For more information on United Cerebral Palsy, and for info on how you can help or donate during this time, please visit ucpga.org.
Everyone is feeling the weight of COVID-19 and its impacts on their everyday life. The measures that have been taken federally and on the state level to stop the spread of the coronavirus are necessary, but have no doubt caused significant economic damage and major disruption on almost every level of functionality for people.
When we’re presented with situations like this, certain issues become clearer than they might have been under normal circumstances. Take, for example, the new protocol for digital and remote schooling. This is something that can be rather easily implemented for the most part in terms of students being able to make the transition.
But what about those who have special needs due to disability? As someone with Cerebral Palsy, I’ve been invested in the needs of the disabled community; which is why it’s troubling to see several recent stories about students with disabilities being left behind in regard to accessibility of materials and websites, etc.
On the same token, organizations like United Cerebral Palsy of Georgia (of which I’m a board member) are facing their own unique challenges as they navigate these uncharted and unprecedented waters.
UCP has 10 homes in Savannah with residents who have many different types of disabilities, and they have a full-time staff of Direct Support Professionals, who work closely with the residents every single day. Since the ban on gathers and the social distancing measures have been taken, UCP has faced some hurdles—including having to close its day program.
“The day program is a higher-density program. It’s a building with people doing all kinds of activities every day, plus transporting people to and from—obviously you can’t do social distancing in a minivan full of people,” UCP of Georgia President and CEO Diane Wilush tells Connect.
“We’re hopeful that we’ll get reimbursed for all the services we provide at the day program which has been closed, but we don’t know that yet. And in the 10 houses, we’ve got four people living in each home and they’re staffed 24/7. Normally they go out during the day and do things, but because of this circumstance they’re home all day. Well, we normally don’t have staff there all day. So now we have to staff all day; yet another expense.”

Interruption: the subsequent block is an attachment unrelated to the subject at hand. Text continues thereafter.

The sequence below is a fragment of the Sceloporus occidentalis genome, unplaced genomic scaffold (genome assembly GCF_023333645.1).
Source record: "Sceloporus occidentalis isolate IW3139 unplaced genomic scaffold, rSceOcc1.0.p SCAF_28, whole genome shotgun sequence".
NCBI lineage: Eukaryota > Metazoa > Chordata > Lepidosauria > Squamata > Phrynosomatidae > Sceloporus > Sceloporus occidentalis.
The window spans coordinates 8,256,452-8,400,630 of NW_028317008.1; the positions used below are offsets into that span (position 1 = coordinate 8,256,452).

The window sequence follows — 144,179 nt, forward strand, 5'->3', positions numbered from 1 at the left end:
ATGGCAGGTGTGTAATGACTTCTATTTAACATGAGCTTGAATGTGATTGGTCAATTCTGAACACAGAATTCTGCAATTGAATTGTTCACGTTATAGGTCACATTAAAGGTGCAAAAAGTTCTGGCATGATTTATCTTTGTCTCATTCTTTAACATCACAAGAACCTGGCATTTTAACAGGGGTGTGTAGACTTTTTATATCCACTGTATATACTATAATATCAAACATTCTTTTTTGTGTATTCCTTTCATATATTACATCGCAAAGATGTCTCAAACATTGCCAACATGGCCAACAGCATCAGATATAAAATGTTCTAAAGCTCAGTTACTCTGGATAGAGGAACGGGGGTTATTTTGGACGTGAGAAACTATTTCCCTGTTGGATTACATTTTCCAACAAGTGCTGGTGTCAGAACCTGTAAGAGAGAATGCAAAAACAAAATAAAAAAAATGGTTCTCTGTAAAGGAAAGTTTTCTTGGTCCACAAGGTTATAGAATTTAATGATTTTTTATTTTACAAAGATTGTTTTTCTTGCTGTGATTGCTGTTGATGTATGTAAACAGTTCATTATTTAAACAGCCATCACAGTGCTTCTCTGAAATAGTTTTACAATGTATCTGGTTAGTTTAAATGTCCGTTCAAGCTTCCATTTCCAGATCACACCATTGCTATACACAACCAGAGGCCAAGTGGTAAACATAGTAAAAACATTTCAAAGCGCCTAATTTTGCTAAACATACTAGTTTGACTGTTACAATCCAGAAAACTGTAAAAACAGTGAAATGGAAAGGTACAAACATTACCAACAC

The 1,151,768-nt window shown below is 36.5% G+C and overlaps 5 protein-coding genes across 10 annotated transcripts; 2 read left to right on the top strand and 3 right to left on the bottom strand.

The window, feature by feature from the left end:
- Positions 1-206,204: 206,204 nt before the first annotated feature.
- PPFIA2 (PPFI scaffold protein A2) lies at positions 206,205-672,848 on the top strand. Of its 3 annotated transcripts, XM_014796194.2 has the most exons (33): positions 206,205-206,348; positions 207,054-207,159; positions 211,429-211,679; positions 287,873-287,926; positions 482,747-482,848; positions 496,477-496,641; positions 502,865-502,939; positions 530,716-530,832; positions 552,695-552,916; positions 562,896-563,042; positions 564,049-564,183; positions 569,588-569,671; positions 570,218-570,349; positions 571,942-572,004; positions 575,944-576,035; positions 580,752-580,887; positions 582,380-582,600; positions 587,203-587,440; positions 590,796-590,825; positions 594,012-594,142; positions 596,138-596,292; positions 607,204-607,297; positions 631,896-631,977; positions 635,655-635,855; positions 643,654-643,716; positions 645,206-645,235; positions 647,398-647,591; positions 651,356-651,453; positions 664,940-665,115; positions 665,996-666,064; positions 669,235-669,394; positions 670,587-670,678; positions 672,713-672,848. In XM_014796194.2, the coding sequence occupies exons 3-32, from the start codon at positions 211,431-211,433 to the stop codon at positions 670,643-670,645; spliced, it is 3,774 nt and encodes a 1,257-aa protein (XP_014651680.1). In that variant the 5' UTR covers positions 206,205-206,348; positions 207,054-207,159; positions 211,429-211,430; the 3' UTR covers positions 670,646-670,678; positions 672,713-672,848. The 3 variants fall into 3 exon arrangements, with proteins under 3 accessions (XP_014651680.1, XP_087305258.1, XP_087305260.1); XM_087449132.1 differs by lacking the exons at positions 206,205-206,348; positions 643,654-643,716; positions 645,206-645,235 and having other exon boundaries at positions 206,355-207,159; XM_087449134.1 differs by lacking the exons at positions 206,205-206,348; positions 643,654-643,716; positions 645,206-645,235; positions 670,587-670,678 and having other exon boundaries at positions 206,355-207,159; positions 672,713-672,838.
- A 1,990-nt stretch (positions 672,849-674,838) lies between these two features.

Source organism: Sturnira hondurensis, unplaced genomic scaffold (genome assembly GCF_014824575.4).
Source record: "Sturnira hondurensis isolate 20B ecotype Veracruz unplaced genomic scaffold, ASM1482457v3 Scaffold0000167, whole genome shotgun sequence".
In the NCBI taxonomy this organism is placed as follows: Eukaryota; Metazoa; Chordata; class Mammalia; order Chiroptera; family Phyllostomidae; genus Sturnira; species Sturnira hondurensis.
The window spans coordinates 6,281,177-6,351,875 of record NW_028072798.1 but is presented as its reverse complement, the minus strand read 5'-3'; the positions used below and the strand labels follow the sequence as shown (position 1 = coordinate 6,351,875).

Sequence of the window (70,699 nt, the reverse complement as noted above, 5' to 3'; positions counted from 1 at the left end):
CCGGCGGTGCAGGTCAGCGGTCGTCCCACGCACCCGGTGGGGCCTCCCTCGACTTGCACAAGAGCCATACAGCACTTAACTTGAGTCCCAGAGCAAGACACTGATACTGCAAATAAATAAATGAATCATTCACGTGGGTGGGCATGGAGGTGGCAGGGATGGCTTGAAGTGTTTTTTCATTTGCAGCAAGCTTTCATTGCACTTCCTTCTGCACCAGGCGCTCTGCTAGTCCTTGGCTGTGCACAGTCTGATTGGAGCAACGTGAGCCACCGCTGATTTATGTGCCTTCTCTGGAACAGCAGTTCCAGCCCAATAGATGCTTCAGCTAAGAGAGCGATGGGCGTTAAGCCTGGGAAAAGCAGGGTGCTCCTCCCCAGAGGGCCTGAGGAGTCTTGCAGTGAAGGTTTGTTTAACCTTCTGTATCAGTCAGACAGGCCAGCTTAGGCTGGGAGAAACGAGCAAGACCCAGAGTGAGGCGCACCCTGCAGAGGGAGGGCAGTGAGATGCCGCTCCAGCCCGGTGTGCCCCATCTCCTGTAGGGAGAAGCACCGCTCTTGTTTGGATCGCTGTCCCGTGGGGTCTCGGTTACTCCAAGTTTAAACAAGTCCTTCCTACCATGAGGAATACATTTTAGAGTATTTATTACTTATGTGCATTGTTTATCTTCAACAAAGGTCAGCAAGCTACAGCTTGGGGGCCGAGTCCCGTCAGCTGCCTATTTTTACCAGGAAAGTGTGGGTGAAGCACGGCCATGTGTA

Nakaieta Spencer, a Senior Home Manager in Savannah, says that the day-to-day challenges presented by COVID-19 have to do mainly with the lack of social interaction that is instrumental to the lives of the people who live in the homes.
“The biggest challenge we’re having is the lack of social interaction. It’s taking away a key part of the folks’ daily living, because they’re used to getting out and integrated into the community at least six days a week—going to church, bowling, going to the movies. That’s the biggest challenge we’re facing in all the homes,” Spencer says.
Wilush says that what she hopes to stress about UCP during the current crisis is that their DSPs are as essential as anyone else who would be typically deemed essential in times like this.
“The DSPs don’t get the recognition they deserve, because they wear a multitude of hats and there’s really no professional classification [for their work],” she explains.
“We’re really trying to educate people that they are direct support. It is a profession. They have to be a chauffeur, they have to be a medication technician, a cook, a housekeeper, a friend, a personal care attendant, a teacher—all of the roles they play in peoples’ lives. I could go on and on.”
Laura Cook, who manages two Savannah homes for UCP, underscores the point of how essential these workers are—it’s a job, she says, that requires real passion.
“Working in an environment like this, you have to have passion, time management, and you have to be willing to be able to deal with change,” she says.
Despite how crucial DSPs are to the people they serve, they’re often overlooked and undervalued, Wilush says. This is something that is being highlighted by the current crisis.
“I would speculate that the reason they’re undervalued is because the citizens that they support are undervalued,” she says.
“In this particular moment in time, all of the healthcare professionals are getting access to supplies. You’ve heard a lot, maybe, about personal protective equipment (PPE)? Since there’s not been any broad based recognition of our direct support professionals being healthcare professionals also, they haven’t had access to PPE. That’s a big advocacy effort that we’re working on now to express to the Department of Public Health and state officials.”
The goal, Wilush says, is to be part of the priority listings for receiving supplies and equipment as they run short.
When speaking of the direct support professionals that work full-time for UCP in Savannah and in other cities, Wilush makes it a point to note that they are among the most selfless people you’ll ever come across.
“Our staff is leaving their families; leaving where they, in theory, could be hunkered down. They’re doing it because of their commitment to the individuals. It’s really quite remarkable, and particularly in Savannah,” she says.
“We’ve had three hurricane evacuations in four years. We had to move everybody out of Savannah, and the DSPs left their families in a storm or brought them with them, and gave up days and days of not being home just to take care of people and do what their hearts have guided them to do.”